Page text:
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Slow down as you approach the gate, and have your change ready....
The Waiting Room
Artist: Poor Old Lu
Label: Tooth and Nail Records
Six years have passed since Poor Old Lu retired after Picture of the Eighth Wonder. Still, The Waiting Room seems like the band has only been in Narnia while no time has passed in the real world.
The Waiting Room picks up where the last record left off. Tracks like “Now,” “Crushed,” “Crowded,” and “The Waiting Room” are the hits, but the others aren’t too shabby. Some of the songs just take a little longer to develop, but overall the musicianship hasn’t changed and the production is even better.
Interestingly enough, the theme to The Waiting Room is the return of Christ. The element of time till Christ’s return is present in many of the song titles such as “Now,” “Today,” “Month of Moments,” “Friday to Sunday” and “The Waiting Room.” In “Now,” listeners are warned to be aware of the present time. “Don’t dream of hours gone by, of seconds came and spent. Don’t wish on distant stars, of worlds come and went.” At the end of the album the title track makes it clear that earth is “the waiting room.” “The world it can’t be moving. It’s been two thousand years or have I stopped breathing? Have I stopped believing? Believe me, I… Just want to have the patience of a saint to wait at the gate. Please don’t be late.”
An older and wiser Poor Old Lu is heard on The Waiting Room. Although, it’s not quite as good as Picture of the Eighth Wonder, it’s close. The recording was clearly a long drawn-out process, but listeners will find it was worth the wait.
Matt Modrich 11/7/2002
The wait is over.
Fans of Poor Old Lu will be thrilled to know that, not only has this talented band re-formed, they’ve also just released the most cohesive, evocative and passionate new recording in their “off-again, on-again” history.
After nearly five years, hearing the opening strains of the albums first cut, “Revolve” is like getting a phone call from an old friend or a letter from a lost love.
The band took ten months to write and record their best recording yet. Truly, this foursome has never sounded better, or more relevant. These years off have allowed guitarist Aaron Sprinkle to further perfect his guitar prowess and sharpen his song-crafting skills. Jesse Sprinkle has also taken the time off to transform himself into a fantastically skilled percussionist, as vocalist Scott Hunter proves his unique voice hasn’t suffered one tiny iota in the interim. Of course, Nick Barber is no slouch either, and his bass lines here are as solid as ever before.
This latest effort from Poor Old Lu has a more poetic charm and an effortless lyrical quality than past releases. It’s still unmistakably Poor Old Lu, but their maturity is showing now and they often display restraint in favor of sound and fury, with stellar results.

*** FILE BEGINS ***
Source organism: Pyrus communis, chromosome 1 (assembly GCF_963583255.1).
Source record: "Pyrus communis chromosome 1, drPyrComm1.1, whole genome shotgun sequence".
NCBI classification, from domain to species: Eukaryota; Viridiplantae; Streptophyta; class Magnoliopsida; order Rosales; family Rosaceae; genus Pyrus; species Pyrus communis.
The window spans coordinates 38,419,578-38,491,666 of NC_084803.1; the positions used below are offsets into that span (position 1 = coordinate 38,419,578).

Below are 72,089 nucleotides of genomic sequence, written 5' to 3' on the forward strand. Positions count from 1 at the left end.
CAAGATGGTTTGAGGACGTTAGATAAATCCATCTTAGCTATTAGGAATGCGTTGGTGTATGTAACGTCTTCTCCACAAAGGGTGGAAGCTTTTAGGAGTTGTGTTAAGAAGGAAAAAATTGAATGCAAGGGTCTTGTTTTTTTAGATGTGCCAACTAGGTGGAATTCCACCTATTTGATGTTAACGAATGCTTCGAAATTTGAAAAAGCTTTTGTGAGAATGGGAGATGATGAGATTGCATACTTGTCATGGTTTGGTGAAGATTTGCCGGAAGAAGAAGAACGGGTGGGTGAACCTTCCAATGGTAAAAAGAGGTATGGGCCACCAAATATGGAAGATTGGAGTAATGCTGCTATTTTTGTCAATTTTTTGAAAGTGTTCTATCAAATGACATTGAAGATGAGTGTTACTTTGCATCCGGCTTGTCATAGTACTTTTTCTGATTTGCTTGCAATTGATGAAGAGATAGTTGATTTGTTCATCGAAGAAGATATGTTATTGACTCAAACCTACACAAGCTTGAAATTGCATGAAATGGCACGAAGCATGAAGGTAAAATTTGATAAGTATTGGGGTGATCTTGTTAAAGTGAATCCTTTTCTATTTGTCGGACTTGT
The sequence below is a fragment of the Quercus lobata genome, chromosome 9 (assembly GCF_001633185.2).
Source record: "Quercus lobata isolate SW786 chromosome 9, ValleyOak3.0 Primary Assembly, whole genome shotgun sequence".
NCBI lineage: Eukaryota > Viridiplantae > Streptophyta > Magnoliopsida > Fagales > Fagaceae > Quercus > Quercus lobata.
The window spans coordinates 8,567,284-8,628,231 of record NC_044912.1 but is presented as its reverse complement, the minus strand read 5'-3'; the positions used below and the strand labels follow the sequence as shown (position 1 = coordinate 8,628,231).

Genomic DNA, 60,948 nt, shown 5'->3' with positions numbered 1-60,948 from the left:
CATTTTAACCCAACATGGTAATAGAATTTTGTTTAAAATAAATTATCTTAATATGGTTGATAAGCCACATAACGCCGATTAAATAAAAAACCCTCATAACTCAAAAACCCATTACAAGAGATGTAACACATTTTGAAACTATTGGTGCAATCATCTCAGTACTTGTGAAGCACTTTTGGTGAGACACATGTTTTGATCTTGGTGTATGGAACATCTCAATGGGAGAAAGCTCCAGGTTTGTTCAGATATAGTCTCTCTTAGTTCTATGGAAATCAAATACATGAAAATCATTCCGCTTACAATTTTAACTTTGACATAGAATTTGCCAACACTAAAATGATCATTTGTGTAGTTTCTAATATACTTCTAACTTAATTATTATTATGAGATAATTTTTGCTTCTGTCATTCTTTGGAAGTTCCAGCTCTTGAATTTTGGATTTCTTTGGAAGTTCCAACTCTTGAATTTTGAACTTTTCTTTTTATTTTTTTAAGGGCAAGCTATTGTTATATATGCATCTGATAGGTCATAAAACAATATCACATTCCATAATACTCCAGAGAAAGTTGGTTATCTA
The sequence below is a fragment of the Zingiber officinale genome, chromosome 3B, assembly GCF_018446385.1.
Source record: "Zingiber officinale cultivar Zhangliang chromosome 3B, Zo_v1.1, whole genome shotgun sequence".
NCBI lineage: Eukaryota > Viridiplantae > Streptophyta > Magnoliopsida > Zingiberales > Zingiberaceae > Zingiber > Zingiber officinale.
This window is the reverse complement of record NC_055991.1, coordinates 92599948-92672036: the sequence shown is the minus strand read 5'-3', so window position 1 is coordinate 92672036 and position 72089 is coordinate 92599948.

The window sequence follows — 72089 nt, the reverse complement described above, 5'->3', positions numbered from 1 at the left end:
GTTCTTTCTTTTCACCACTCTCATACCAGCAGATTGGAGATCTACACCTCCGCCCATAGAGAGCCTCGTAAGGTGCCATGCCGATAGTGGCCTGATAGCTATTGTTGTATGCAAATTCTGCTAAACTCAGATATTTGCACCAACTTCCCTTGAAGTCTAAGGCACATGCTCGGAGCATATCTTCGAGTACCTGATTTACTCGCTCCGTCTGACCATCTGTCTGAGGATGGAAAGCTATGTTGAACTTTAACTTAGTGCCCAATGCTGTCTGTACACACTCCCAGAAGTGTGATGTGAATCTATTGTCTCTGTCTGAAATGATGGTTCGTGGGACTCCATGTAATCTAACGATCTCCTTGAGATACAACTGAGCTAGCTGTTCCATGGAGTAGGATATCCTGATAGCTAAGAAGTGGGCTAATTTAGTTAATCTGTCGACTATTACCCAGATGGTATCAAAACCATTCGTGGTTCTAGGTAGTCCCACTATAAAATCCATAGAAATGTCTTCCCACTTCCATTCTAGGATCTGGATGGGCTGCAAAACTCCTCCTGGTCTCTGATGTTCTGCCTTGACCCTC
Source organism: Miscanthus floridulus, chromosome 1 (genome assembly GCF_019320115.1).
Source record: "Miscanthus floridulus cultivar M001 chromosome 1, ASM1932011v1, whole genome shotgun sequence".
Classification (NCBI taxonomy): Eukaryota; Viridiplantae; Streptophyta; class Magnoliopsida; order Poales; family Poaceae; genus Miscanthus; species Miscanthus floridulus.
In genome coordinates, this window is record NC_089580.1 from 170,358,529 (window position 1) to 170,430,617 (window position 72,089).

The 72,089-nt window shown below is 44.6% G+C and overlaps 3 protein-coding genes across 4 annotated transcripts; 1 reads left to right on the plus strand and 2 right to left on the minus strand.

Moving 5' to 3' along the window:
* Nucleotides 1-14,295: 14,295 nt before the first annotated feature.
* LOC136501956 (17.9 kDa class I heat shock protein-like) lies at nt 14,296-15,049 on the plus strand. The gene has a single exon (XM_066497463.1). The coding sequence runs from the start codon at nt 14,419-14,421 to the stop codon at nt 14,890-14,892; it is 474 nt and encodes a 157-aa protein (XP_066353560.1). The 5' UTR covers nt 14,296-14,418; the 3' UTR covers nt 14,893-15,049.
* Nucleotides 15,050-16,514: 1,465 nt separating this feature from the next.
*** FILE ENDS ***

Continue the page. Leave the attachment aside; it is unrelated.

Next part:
Poor Old Lu has always worn its faith on its sleeve. Something that their fans appreciate and expect. The Waiting Room is no different than past efforts, as the band delivers brilliant modern rock songs that deal squarely with spiritual doubts, fears, and failings while offering more hope than despair, more light than heat.
The title, Waiting Room suggests the heart of a believer who is waiting, but sometimes for the wrong things. While we look to His glorious appearing, are we just twiddling our thumbs or are we active and obedient to His word in the interim? The band explores these questions, divulges their own weakness and encourages us all to make good use of this time of waiting.
Thankfully, the members of Poor Old Lu have taken the time to call our attention to the importance of waiting with a purpose.
There is a feeling of sweet release when any long wait is finally over and this is something that Poor Old Lu manages to convey with honest exuberance and verve.
The wait is over.
Keith Giles 11/7/2002
Once upon a time many, many years ago, in a land lost in legend, oh all right it was in Seattle and it was only ten years ago, a band was born. Taking their name from a line in The Lion, The Witch And The Wardrobe by C.S. Lewis, Poor Old Lu was born. After releasing a number of well received albums, the members of the group disbanded to pursue the greener pastures of solo careers. Bassist, Nick Barber and guitarist Aaron Sprinkle started Rose Blossom Punch and drummer Jesse Sprinkle moved to New York to explore the World Inside, vocalist, Scott Hunter kept a low profile. Flash forward to 2001 and the rumors of a reunion and a new album are flying far and wide. I got a chance to see the band perform at Purple Door 2001 and to say that they had not lost any of their fire is a complete under statement. It would be awhile before the new album called appropriately, The Waiting Room would see the light of day from that summer 2001 performance but the wait was well worth it.
This, the newest addition to the Poor Old Lu collection is very possibly their best effort yet. All of the songwriting credits go to the band collectively. and if this is so then the years apart have not hurt these guys at all it has only made them stronger. When these guys first appeared on the scene a decade ago, they were one of the best and most adventurous bands around, time has not diminished that fire at all. It is as if they had never stopped playing together at all.
Scott Hunter's voice is in fine form here and the rest of the band Jesse, Aaron and Nick play together like a well oiled machine. The main production credits go to Aaron Sprinkle and Poor Old Lu, the recording was done at Compound Recording in Seattle. It is this feeling of being comfortably back home that is one of the reasons that make this a great album. The writing and playing is top notch as well. Welcome home guys, we missed you.
Chris MacIntosh aka Grandfather Rock 1/11/2003